The term coalition refers to a connection between two – according to standard anatomical definitions – normally separate bones, presumably due to a disturbance in mesenchymal segmentation. A coalition may be bony, fibrous, cartilaginous, or a mixture of these tissues and may be partial or complete, i.e. affect a complete joint (facet) surface area or a fraction of it.
Segmentation refers to a process in the unborn when the future bones’ centers start to separate out of a common cartilaginous plate or volume in the foot. This process is thought to occur by constrictions progressing from the periphery towards the center of the common bone plate until a new bone center is separated out of the common plate with the trace of the constrictions delineating the future joint space. It is hypothesized that the time and extent that this process is disturbed or interrupted determines the type of coalition: early disturbance will result in a partial or complete bony coalition; disturbance later in the process of segmentation will result in a fibrous, fibrocartilaginous, or cartilaginous partial or complete coalition.
While originally the incidence of tarsal coalitions was thought to be around 1%, more recently, it is estimated to be up to 13%. Coalitions may occur bilaterally in up to 60–70% and two coalitions in the same foot are described in 10–15%. This is clinically relevant if a surgical resection/correction of a coalition is considered. Inheritance is considered unifactorial, autosomal dominant with high penetrance. The most common forms of coalitions are the talocalcaneal – especially of the middle subtalar joint facet – and calcaneonavicular forms. Talonavicular and calcaneocuboidal or tarsometatarsal coalitions are less common.
Coalitions in one group of patients tend to become symptomatic, i.e. painful, with progressive ossification of the normal bones as well as of potential coalitions, with less general intrinsic flexibility (ossifying skeleton) as well as locally restricted movement (coalition) in the foot. Hence the age of presentation mostly is in adolescence. Following the age pattern of foot ossification, calcaneonavicular coalitions tend more to become symptomatic in the earlier teen years; talocalcaneal ones become symptomatic more towards the later teen years . Yet, another subset of patients remain symptom-free until an increase in physical activity or a traumatic event, e.g. an ankle sprain, occur – ‘awakening’ a formerly asymptomatic coalition. Often, a calcaneonavicular coalition is symptomatic at the location of the coalition, whereas a talocalcaneal coalition may present not infrequently with a but poorly localized pain ‘somewhere deep’ in the hindfoot (Figure 1).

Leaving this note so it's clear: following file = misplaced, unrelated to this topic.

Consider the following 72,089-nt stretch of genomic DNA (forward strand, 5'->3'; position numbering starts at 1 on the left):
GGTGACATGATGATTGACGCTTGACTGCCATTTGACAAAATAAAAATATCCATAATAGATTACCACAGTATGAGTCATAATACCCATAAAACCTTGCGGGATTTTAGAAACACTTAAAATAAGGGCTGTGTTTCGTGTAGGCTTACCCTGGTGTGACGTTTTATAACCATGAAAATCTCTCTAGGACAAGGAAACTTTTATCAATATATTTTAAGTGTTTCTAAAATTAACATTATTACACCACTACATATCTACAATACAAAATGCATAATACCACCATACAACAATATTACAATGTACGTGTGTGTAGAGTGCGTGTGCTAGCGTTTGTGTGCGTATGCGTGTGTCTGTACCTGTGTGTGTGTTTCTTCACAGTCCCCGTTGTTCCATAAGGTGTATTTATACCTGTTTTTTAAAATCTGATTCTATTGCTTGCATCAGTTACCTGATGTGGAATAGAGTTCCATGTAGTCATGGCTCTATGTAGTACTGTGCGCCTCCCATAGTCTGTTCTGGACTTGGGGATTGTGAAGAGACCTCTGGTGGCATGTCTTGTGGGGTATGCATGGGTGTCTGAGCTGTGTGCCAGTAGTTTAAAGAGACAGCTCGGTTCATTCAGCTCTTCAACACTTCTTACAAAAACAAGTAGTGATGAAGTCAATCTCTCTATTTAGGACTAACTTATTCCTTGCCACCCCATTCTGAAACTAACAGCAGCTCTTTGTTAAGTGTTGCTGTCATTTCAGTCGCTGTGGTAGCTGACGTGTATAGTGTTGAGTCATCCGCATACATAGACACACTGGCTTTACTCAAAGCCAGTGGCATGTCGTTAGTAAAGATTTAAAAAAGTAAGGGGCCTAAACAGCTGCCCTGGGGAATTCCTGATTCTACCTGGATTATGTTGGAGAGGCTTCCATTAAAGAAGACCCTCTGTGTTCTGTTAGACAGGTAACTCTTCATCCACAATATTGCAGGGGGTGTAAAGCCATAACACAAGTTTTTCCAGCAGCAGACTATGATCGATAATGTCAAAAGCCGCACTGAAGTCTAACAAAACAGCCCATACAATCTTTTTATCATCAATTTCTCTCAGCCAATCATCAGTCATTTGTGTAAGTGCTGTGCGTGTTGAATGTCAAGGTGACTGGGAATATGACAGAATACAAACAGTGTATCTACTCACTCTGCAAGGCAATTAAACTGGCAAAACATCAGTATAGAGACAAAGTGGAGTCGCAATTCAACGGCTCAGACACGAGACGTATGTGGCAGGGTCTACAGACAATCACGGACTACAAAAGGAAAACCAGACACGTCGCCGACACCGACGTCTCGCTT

Although the amount of foot deformity varies considerably within and between any type of tarsal coalitions, one frequent and central pathomechanism is (direct or indirect) limitation of subtalar joint movement, a condition that considerably increases stress on the adjacent joints and that may ultimately result in a flatfoot configuration . Excessive peroneal tension and secondary shortening of the peroneal tendons due to restricted subtalar inversion are frequent. Hence, pain in coalitions may also arise in other locations than the coalition itself.
Therapeutic strategies include restricting any physical activities that seem to provoke the symptoms; also orthoses, temporary cast immobilization, especially in children, may significantly improve the condition. NSAID can contribute to relief secondary inflammatory changes and pain. Talocalcaneal coalitions appear to respond better to conservative treatment options than to other forms. Surgical treatment after unsuccessful conservative therapy can be excision of the coalition (technically easier in calcaneonavicular coaltions and benefitting from the high regenerative potential in young patients) – in the absence of secondary degenerative change – and/or arthrodesis of the involved joints can be performed, sometimes guided by diagnostic injections of local anesthetics to determine the (most) painful joints.